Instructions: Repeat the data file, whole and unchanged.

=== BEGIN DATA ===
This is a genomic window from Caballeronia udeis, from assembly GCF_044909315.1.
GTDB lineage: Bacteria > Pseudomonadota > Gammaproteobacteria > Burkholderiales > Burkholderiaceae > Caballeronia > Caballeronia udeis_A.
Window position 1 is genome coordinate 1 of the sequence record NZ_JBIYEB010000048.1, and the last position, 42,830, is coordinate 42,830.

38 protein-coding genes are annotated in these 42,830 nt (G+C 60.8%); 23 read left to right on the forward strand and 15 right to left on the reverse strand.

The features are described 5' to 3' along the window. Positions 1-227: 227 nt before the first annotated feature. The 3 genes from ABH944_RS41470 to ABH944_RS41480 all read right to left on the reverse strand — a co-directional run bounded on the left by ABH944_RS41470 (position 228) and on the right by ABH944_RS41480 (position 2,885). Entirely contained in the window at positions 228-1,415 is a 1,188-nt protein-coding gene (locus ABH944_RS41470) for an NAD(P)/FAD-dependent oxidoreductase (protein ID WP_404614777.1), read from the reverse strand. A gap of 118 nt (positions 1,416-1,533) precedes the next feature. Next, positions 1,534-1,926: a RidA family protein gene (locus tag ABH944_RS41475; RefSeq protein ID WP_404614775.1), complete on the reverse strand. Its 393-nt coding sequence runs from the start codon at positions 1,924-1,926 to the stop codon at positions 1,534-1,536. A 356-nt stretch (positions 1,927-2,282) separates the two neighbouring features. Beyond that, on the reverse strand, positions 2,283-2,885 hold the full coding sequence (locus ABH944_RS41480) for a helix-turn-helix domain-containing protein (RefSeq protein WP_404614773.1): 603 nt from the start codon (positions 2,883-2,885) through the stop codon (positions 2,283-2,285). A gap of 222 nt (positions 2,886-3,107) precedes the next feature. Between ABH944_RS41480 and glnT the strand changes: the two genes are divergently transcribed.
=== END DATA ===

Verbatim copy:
This is a genomic window from Caballeronia udeis, from assembly GCF_044909315.1.
GTDB lineage: Bacteria > Pseudomonadota > Gammaproteobacteria > Burkholderiales > Burkholderiaceae > Caballeronia > Caballeronia udeis_A.
Window position 1 is genome coordinate 1 of the sequence record NZ_JBIYEB010000048.1, and the last position, 42,830, is coordinate 42,830.

38 protein-coding genes are annotated in these 42,830 nt (G+C 60.8%); 23 read left to right on the forward strand and 15 right to left on the reverse strand.

The features are described 5' to 3' along the window. Positions 1-227: 227 nt before the first annotated feature. The 3 genes from ABH944_RS41470 to ABH944_RS41480 all read right to left on the reverse strand — a co-directional run bounded on the left by ABH944_RS41470 (position 228) and on the right by ABH944_RS41480 (position 2,885). Entirely contained in the window at positions 228-1,415 is a 1,188-nt protein-coding gene (locus ABH944_RS41470) for an NAD(P)/FAD-dependent oxidoreductase (protein ID WP_404614777.1), read from the reverse strand. A gap of 118 nt (positions 1,416-1,533) precedes the next feature. Next, positions 1,534-1,926: a RidA family protein gene (locus tag ABH944_RS41475; RefSeq protein ID WP_404614775.1), complete on the reverse strand. Its 393-nt coding sequence runs from the start codon at positions 1,924-1,926 to the stop codon at positions 1,534-1,536. A 356-nt stretch (positions 1,927-2,282) separates the two neighbouring features. Beyond that, on the reverse strand, positions 2,283-2,885 hold the full coding sequence (locus ABH944_RS41480) for a helix-turn-helix domain-containing protein (RefSeq protein WP_404614773.1): 603 nt from the start codon (positions 2,883-2,885) through the stop codon (positions 2,283-2,285). A gap of 222 nt (positions 2,886-3,107) precedes the next feature. Between ABH944_RS41480 and glnT the strand changes: the two genes are divergently transcribed.